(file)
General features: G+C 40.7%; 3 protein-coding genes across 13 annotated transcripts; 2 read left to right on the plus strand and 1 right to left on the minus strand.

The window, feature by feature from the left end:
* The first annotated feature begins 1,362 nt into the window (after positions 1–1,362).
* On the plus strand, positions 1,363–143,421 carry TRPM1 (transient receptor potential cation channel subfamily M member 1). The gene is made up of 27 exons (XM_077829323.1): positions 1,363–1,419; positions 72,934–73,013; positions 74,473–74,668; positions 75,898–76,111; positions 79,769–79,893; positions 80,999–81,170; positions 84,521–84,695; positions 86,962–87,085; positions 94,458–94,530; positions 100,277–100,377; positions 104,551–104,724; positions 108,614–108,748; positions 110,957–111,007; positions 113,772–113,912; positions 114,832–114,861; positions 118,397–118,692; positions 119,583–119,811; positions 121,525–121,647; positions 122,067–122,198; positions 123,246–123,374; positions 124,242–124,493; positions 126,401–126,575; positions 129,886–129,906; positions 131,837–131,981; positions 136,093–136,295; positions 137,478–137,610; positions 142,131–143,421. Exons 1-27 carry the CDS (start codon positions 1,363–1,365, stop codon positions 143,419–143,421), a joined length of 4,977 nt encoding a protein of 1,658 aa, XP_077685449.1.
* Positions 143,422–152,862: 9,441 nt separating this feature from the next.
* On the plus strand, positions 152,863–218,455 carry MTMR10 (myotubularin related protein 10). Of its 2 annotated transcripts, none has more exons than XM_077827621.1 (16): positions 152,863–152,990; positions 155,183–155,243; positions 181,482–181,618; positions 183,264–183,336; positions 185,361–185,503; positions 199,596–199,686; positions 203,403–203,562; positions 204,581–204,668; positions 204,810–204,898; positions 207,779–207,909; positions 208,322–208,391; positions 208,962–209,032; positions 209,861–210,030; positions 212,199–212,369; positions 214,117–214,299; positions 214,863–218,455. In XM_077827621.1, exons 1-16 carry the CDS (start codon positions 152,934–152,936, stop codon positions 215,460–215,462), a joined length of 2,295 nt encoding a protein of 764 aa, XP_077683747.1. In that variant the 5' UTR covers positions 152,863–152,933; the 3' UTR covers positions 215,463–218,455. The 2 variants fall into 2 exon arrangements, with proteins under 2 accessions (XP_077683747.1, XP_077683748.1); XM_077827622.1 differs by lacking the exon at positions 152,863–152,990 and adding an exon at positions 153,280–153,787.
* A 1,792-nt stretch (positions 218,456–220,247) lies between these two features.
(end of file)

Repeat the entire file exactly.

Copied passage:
General features: G+C 40.7%; 3 protein-coding genes across 13 annotated transcripts; 2 read left to right on the plus strand and 1 right to left on the minus strand.

The window, feature by feature from the left end:
* The first annotated feature begins 1,362 nt into the window (after positions 1–1,362).
* On the plus strand, positions 1,363–143,421 carry TRPM1 (transient receptor potential cation channel subfamily M member 1). The gene is made up of 27 exons (XM_077829323.1): positions 1,363–1,419; positions 72,934–73,013; positions 74,473–74,668; positions 75,898–76,111; positions 79,769–79,893; positions 80,999–81,170; positions 84,521–84,695; positions 86,962–87,085; positions 94,458–94,530; positions 100,277–100,377; positions 104,551–104,724; positions 108,614–108,748; positions 110,957–111,007; positions 113,772–113,912; positions 114,832–114,861; positions 118,397–118,692; positions 119,583–119,811; positions 121,525–121,647; positions 122,067–122,198; positions 123,246–123,374; positions 124,242–124,493; positions 126,401–126,575; positions 129,886–129,906; positions 131,837–131,981; positions 136,093–136,295; positions 137,478–137,610; positions 142,131–143,421. Exons 1-27 carry the CDS (start codon positions 1,363–1,365, stop codon positions 143,419–143,421), a joined length of 4,977 nt encoding a protein of 1,658 aa, XP_077685449.1.
* Positions 143,422–152,862: 9,441 nt separating this feature from the next.
* On the plus strand, positions 152,863–218,455 carry MTMR10 (myotubularin related protein 10). Of its 2 annotated transcripts, none has more exons than XM_077827621.1 (16): positions 152,863–152,990; positions 155,183–155,243; positions 181,482–181,618; positions 183,264–183,336; positions 185,361–185,503; positions 199,596–199,686; positions 203,403–203,562; positions 204,581–204,668; positions 204,810–204,898; positions 207,779–207,909; positions 208,322–208,391; positions 208,962–209,032; positions 209,861–210,030; positions 212,199–212,369; positions 214,117–214,299; positions 214,863–218,455. In XM_077827621.1, exons 1-16 carry the CDS (start codon positions 152,934–152,936, stop codon positions 215,460–215,462), a joined length of 2,295 nt encoding a protein of 764 aa, XP_077683747.1. In that variant the 5' UTR covers positions 152,863–152,933; the 3' UTR covers positions 215,463–218,455. The 2 variants fall into 2 exon arrangements, with proteins under 2 accessions (XP_077683747.1, XP_077683748.1); XM_077827622.1 differs by lacking the exon at positions 152,863–152,990 and adding an exon at positions 153,280–153,787.
* A 1,792-nt stretch (positions 218,456–220,247) lies between these two features.